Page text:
SAP Basis/Netweaver Tutorials, Monitoring, Administration(Certification) and FAQs Headline Animator

SAP Basis/Netweaver Tutorials, Monitoring, Administration(Certification) and FAQs


Friday, 26 August 2011

SAP Java Monitoring Check list 2

This article is in continuation with the below article :





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To check “Logs and Traces”, navigate to System Management -> Monitoring -> Logs and Traces
From the drop down box, different logs can be checked









Process list – List of processes that are currently running can  be viewed here and any long running process can be identified and actioned accordingly.



Using Management Console for monitoring Java System :
To open management console for SAP systems based on Unix operating system, add 13 for the port of the portal as mentioned below

A screen similar to below screen will appear :



You can drill down further on SID of the system to view database,Central and SCS instance details as below :






Please note that Management Console can be accessed even when java is down for a sap system.
You can check database status as below :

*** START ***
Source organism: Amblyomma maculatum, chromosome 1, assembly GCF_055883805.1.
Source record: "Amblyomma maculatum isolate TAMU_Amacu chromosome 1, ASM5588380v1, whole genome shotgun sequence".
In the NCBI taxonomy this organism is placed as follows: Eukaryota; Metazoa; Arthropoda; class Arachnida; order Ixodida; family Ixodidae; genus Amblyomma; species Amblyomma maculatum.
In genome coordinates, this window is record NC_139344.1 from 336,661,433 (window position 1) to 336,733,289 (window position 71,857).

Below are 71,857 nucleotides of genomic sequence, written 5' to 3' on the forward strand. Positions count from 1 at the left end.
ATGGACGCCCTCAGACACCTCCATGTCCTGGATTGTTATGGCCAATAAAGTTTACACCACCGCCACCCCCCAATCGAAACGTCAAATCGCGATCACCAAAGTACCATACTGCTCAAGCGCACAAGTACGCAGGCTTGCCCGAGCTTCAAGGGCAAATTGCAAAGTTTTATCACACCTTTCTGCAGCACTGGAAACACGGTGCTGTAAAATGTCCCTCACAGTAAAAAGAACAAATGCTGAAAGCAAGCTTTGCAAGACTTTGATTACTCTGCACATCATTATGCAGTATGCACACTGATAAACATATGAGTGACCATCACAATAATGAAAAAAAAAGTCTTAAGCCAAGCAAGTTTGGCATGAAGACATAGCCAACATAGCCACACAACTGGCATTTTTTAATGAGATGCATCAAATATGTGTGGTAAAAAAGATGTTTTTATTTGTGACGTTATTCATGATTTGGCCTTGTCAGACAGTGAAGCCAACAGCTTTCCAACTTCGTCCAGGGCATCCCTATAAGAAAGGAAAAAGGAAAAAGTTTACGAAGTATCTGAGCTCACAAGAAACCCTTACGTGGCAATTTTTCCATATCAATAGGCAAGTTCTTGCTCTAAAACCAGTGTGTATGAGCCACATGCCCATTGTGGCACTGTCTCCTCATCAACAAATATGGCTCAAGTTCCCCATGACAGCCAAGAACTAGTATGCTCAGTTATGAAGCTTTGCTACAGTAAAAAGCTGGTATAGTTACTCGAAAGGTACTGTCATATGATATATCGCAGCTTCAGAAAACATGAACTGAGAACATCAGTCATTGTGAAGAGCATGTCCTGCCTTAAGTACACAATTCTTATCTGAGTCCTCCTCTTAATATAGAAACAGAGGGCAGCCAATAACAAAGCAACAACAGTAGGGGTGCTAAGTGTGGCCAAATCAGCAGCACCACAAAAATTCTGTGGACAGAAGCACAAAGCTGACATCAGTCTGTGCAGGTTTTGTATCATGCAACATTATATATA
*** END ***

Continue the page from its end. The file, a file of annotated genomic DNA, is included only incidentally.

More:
You can check the javanode status as below:

Status should be running here if java is up





Process list – List of processes that are currently running can  be viewed here and any long running process can be identified and actioned accordingly.



SDM, Dispatcher, Server0 and server1 node status can be checked here:






Various work directory logs, availability log, application log and default trace can be checked here :


















Availability log :



Sapstart log:



Dev_jcontrol log :



Dev_server0 log :



To check the status of message and enqueue servers, check the process list under scs instance as mentioned below :




To check various logs related to message server, enqueue server, jcmon check the logs under SCS instance as mentioned below :






Related Link :
Live Cache Monitoring in SAP










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SAP Profiles

This article answers the following queries:

  • What are SAP Profiles? Why are they needed?
  • What are the different types of SAP Profiles and their significance?
  • What is the path of profile directory in SAP?
  • What is the location of profiles in SAP?
  • Which SAP profile is used to define system wide settings?
  • What are the contents of Default profile ( DEFAULT.PFL), Start Profile and Instance Profiles ?
  • What are the naming conventions of various SAP Profiles?
  • If instance profile is modified, what needs to be done for the changes to take effect?